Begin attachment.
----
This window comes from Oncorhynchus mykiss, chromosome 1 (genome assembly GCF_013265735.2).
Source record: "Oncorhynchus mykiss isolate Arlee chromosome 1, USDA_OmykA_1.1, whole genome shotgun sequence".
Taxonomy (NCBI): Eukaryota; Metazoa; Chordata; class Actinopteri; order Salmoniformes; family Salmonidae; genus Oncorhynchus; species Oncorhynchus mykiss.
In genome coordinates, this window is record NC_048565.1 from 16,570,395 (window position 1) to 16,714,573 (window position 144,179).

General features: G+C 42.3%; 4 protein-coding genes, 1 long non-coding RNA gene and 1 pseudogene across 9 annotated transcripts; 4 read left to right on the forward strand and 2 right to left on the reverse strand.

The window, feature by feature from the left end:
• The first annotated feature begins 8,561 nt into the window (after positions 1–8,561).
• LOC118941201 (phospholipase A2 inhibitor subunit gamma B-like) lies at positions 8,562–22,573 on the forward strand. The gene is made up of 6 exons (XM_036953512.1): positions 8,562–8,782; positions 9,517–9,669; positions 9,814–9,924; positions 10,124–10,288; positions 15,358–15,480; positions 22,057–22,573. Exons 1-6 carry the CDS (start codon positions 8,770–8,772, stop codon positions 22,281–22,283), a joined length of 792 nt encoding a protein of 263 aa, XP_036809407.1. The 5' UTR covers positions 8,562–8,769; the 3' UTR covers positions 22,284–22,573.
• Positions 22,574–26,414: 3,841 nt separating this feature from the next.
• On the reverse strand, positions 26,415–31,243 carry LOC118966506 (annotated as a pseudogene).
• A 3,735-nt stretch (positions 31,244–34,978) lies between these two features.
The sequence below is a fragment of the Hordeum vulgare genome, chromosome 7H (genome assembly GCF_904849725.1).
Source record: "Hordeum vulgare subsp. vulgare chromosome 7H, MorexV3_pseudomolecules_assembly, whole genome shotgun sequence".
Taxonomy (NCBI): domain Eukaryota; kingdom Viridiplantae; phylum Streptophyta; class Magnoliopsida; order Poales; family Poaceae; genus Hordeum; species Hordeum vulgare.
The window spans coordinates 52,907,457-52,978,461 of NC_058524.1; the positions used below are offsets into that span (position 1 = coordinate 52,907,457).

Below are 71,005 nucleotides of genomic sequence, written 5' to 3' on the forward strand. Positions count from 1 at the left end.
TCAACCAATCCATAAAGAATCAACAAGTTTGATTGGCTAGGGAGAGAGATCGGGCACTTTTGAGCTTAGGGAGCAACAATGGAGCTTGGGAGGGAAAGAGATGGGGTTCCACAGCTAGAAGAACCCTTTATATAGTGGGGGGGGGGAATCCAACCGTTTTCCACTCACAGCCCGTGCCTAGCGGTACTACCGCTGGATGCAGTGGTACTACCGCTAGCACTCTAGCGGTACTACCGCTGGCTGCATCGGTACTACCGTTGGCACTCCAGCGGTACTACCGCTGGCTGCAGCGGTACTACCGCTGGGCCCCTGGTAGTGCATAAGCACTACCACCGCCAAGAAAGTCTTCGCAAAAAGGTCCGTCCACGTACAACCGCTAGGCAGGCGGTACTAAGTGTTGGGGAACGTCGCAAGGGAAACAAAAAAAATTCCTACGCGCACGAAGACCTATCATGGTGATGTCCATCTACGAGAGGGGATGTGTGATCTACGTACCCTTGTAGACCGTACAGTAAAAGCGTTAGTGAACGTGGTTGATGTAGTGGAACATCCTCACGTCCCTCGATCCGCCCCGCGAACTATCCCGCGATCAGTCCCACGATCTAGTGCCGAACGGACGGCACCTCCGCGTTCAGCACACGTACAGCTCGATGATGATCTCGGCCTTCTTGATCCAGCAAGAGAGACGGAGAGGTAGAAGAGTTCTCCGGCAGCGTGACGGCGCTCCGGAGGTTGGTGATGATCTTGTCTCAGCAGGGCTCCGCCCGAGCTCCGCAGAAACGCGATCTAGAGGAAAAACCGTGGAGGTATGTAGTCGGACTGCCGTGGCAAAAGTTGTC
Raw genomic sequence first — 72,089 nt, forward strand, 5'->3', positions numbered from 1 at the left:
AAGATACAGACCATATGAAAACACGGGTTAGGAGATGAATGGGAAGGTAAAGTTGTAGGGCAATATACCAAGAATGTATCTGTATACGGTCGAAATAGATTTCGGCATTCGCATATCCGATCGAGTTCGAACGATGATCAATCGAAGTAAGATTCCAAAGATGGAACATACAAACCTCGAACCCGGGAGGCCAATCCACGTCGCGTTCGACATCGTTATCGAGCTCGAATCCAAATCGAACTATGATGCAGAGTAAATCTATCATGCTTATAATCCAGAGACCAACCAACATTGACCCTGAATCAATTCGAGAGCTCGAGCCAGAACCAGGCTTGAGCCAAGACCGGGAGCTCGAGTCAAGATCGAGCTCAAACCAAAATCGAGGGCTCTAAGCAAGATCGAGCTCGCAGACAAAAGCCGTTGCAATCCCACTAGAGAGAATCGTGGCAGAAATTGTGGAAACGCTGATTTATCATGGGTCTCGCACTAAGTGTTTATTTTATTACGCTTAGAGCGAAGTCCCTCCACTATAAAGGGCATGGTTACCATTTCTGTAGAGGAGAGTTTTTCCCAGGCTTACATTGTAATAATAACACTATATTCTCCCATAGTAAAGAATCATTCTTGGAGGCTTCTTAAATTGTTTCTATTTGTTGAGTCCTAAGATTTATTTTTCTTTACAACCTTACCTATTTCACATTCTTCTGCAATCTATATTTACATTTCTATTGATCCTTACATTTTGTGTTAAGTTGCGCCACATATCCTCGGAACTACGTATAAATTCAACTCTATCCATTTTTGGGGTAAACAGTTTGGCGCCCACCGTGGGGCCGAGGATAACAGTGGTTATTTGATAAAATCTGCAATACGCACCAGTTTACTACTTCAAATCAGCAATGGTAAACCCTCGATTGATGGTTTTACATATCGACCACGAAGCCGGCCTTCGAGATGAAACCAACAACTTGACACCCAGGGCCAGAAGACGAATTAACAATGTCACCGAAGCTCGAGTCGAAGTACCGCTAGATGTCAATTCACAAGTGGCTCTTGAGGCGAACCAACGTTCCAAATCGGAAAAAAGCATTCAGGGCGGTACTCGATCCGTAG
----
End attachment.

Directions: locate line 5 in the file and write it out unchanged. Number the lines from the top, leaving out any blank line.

General features: G+C 42.3%; 4 protein-coding genes, 1 long non-coding RNA gene and 1 pseudogene across 9 annotated transcripts; 4 read left to right on the forward strand and 2 right to left on the reverse strand.